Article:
[1] We cannot agree with the proposition that there is no significant difference between a contract and a treaty. A treaty is defined in Black's Law Dictionary (4th rev. ed. 1968), citing Edye v. Robertson, 112 U.S. 580, 28 L.Ed. 798, 5 S.Ct. 247 (1884); Ex parte Ortiz, 100 F. 955 (C.C.D. Minn. 1900); and Charlton v. Kelly, 229 U.S. 447, 57 L.Ed. 1274, 33 S.Ct. 945, 46 L.R.A. (n.s.) 397 (1912), as follows:

An agreement, league, or contract between two or more nations or sovereigns, formally signed by commissioners properly authorized, and solemnly ratified by the several sovereigns or the supreme power of each state.

A treaty must be entered into with the advice and consent of the senate and must be ratified by two-thirds of the senators present. U.S. Const. art. 2, § 2. Once ratified, a treaty becomes the supreme law of the land. U.S. Const. art. 6. A treaty which deals with a matter of national and international concern may contain provisions, binding upon the states, which the Congress, without such treaty, would have no power to enact. Missouri v. Holland, 252 U.S. 416, 64 L.Ed. 641, 40 S.Ct. 382, 11 A.L.R. 984 (1920). States are forbidden to enter into treaties. U.S. Const. art. 1, § 10.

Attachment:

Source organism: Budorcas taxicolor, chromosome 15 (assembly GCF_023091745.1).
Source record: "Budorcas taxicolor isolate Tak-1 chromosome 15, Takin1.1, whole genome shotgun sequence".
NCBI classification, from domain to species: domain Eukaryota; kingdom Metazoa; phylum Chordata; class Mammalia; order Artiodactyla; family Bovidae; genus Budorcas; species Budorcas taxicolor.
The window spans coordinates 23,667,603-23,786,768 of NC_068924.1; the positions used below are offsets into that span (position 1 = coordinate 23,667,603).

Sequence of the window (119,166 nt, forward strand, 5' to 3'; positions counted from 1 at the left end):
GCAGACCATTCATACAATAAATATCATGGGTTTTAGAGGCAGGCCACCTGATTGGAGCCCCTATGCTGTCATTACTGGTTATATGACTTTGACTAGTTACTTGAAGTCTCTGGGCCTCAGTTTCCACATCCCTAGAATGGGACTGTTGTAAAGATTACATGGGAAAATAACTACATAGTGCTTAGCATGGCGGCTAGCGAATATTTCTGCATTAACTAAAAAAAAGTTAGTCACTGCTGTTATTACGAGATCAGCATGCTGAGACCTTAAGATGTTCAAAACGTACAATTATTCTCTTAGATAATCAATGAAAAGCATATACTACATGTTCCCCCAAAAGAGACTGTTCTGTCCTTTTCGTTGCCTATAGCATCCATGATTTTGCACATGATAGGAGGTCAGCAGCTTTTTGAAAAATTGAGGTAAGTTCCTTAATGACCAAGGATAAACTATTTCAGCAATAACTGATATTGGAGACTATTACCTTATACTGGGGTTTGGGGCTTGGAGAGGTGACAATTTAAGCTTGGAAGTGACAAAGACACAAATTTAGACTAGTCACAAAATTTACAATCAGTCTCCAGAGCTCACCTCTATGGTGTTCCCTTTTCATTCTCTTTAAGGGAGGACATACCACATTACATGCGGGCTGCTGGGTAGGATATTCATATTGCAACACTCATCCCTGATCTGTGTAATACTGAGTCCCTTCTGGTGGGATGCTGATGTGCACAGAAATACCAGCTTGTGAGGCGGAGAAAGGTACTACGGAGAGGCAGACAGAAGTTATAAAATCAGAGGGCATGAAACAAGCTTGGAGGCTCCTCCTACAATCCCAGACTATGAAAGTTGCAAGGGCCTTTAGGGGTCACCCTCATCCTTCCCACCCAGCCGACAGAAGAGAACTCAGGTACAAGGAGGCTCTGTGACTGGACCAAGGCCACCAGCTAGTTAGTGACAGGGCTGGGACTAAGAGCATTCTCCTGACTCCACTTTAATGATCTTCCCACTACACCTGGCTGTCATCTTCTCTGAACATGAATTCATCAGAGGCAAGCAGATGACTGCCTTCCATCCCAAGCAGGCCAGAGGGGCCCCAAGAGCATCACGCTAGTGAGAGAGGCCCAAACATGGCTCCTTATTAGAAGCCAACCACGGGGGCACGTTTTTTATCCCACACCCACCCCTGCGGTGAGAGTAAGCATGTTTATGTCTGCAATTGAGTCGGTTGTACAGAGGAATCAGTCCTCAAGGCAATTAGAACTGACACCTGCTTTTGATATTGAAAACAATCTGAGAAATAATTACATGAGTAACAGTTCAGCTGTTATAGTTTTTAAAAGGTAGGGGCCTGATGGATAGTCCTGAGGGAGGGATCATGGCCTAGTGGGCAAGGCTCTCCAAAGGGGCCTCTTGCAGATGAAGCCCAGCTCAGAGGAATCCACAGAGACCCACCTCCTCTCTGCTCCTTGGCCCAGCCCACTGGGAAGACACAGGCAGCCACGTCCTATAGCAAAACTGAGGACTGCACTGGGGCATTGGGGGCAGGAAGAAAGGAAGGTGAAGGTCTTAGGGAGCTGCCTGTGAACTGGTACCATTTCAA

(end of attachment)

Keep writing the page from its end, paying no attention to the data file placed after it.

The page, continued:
[2] A contract, on the other hand, can be enforced only against those party to it. McIntyre v. Johnson, 66 Wash. *445 567, 120 P. 92 (1912). See 17 Am.Jur.2d Contracts §§ 1, 15 (1964). A state is bound by contracts executed in its behalf by its duly authorized agents, provided the contract does not contravene the constitution and does not divest the state of its essential attributes of sovereignty or its governmental powers. 81 C.J.S. States §§ 112-13 (1953). 49 Am. Jur. States, Territories, and Dependencies § 62 (1943). But before a contract liability can be imposed upon a state, there must be a contractual obligation on its part.